Although Ronald Reagan referred to the Soviet Union as an "evil empire" to discredit its government, Mikhail Gorbachev's policies of glasnost and perestroika have accomplished what Reagan could not.
Such are the sentiments of Kenneth L. Adelman, former director of the U.S. Arms Control and Disarmament Agency, who spoke at Kansas University Tuesday night as part of the J.A. Vickers Sr. Memorial Lecture Series.
As director of the arms control agency from 1983-87, Adelman accompanied Reagan on arms talks with Gorbachev in both Geneva and Reykjavik, Iceland. Although Adelman referred to Gorbachev as a "transforming figure in history," he said the Soviet leader was facing rough times. Hence the title of his lecture: "This Week's Crisis for Gorbachev and What it Means for the U.S."
ADELMAN SAID one of Gorbachev's biggest crises was the lack of confidence in the Soviet government brought about by greater freedom of expression. One debate he attended in the Soviet Union dealt not with whether to believe communist doctrine, but questioned whether anybody ever really believed it.
And while some people thought Reagan's epithet for the Soviet Union was outlandish, Adelman said, "none of us could have conjured up the kind of criticisms you hear daily in the Soviet legislature today."
Adelman said another of Gorbachev's crises is economic in nature.
"He hasn't been able to deliver the goods in terms of making life better for the average citizen," said Adelman. "If Gorbachev were to face the Reaganesque question `Are you better off today than you were four years ago?', the answer would be a resounding `no.'"
Adelman said that 1,000 of the 1,200 main consumer items in the Soviet Union are either being rationed or are in short supply. He also cited figures that say 45 percent of Soviet citizens are living below the poverty level.
ADELMAN SAID that because of those and other problems, Gorbachev probably would be out of office within a couple years, or he would at least cease to promote sweeping reforms. But instead of being replaced by a harsh communist regime, said Aldeman, "a post-Gorbachev leader will be somebody who can say, `I can deliver the goods.'"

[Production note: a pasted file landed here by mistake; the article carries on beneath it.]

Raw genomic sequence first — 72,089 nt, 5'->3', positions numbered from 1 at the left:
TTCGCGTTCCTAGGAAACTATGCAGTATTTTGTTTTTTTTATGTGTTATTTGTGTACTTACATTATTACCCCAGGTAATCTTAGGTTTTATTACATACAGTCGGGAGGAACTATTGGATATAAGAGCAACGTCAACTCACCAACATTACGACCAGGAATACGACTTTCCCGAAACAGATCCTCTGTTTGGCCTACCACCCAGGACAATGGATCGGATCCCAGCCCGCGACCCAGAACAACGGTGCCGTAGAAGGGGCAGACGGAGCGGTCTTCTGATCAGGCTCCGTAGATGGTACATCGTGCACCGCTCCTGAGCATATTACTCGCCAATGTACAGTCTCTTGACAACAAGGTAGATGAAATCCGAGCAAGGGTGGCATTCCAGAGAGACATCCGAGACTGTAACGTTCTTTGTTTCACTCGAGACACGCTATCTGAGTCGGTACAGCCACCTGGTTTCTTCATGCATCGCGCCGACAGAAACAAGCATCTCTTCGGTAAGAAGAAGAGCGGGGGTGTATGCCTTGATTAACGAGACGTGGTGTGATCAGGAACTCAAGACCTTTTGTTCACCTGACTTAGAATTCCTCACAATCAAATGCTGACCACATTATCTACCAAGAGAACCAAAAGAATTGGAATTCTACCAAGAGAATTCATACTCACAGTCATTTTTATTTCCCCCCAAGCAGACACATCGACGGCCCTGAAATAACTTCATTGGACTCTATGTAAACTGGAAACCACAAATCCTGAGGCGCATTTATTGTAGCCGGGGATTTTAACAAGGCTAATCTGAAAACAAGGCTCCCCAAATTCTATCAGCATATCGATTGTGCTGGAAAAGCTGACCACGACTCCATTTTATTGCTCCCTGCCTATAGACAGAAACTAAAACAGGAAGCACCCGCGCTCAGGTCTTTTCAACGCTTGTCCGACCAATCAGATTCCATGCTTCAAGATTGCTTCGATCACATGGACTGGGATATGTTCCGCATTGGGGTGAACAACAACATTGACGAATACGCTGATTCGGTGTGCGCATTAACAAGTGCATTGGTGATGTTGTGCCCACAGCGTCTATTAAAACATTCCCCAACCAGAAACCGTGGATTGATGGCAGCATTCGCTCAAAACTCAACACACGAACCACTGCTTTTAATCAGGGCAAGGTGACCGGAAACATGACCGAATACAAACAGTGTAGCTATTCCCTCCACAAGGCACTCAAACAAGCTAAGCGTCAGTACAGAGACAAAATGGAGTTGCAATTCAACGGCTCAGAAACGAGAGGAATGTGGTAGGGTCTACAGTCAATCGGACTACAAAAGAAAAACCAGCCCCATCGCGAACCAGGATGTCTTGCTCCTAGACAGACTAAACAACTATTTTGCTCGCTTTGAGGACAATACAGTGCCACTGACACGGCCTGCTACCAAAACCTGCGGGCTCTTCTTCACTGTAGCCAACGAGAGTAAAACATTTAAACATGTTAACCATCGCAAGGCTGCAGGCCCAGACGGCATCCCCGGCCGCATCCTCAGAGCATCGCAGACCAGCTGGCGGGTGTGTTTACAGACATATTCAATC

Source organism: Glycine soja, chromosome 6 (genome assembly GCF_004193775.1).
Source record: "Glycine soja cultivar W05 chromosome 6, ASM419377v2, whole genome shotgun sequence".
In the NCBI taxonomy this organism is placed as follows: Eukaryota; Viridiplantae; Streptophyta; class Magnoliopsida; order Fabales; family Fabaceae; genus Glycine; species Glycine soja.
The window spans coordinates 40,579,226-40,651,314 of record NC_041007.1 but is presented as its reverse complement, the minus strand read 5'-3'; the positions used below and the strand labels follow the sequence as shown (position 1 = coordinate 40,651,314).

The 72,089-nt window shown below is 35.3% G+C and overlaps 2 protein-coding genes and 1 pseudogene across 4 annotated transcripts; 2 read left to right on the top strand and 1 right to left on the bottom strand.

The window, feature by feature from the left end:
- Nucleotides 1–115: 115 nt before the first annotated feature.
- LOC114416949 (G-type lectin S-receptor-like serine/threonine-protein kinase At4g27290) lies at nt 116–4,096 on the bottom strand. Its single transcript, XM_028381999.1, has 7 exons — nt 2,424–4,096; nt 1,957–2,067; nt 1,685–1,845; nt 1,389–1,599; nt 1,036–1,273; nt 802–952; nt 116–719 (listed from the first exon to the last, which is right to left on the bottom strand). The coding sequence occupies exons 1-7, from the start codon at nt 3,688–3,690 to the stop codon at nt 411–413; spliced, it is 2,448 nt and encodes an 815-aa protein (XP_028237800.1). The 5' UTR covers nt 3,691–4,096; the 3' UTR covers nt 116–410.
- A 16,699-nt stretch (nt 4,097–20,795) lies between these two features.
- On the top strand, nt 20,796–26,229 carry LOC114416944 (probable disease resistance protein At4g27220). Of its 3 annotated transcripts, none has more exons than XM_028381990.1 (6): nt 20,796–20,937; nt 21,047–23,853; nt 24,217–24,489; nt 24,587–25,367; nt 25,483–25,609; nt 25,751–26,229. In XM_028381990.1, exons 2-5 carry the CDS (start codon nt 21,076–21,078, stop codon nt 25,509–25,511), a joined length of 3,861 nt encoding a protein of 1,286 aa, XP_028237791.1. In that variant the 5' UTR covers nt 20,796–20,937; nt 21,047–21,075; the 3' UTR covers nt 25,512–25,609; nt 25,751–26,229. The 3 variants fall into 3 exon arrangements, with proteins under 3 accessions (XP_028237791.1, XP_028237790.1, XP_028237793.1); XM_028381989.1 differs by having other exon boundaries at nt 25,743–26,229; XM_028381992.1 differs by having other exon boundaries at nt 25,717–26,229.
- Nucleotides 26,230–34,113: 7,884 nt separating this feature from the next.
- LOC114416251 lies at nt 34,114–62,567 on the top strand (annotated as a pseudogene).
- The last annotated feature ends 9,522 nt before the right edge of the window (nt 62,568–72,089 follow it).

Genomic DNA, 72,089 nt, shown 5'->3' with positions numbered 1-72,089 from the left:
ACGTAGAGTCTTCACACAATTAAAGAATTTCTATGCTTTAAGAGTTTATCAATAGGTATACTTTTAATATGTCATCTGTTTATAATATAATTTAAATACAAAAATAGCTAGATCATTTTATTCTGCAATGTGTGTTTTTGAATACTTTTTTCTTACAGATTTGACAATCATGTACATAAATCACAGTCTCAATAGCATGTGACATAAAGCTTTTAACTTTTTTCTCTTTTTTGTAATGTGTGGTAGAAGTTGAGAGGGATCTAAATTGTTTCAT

Adelman is much more optimistic about the political reforms occurring elsewhere, saying that he thinks "the countries of East Europe are going to make it in terms of being full-fledged democracies."
Aldeman said he grew up with a generation that believed "in order to have a functioning democracy, you had to have a democratic tradition. I guess I no longer believe that."
The fledgling democracies in East Europe are bound to thrive because the governing regimes will need legitimacy to survive, said Aldeman, and "free elections give the only legitimacy. When given the chance, the people almost always vote the rascals out."
THE CHANGES in East Europe mean the ideas that America's founding fathers espoused over two hundred years ago are finally being acknowledged worldwide, said Adelman.
"The countries that have tried to keep those thoughts out are the countries that are most explosive today," Adelman said. "The ideas of America free government and free enterprise caught fire and were accepted everywhere."
One member of the audience asked Adelman if he thought the instability of the Soviet Union would cause a growing tide of nationalism among its satellite republics.
Adelman said that, unfortunately, nationalism was bound to grow. However, he said, "I didn't like the stability of Europe for the last 40 years. We want people who are free, and untidiness goes along with freedom."
Adelman said that anybody who preferred East Europe's stability during the last 40 years to today's political unrest should be in jail.
"That's a very stable environment," he said.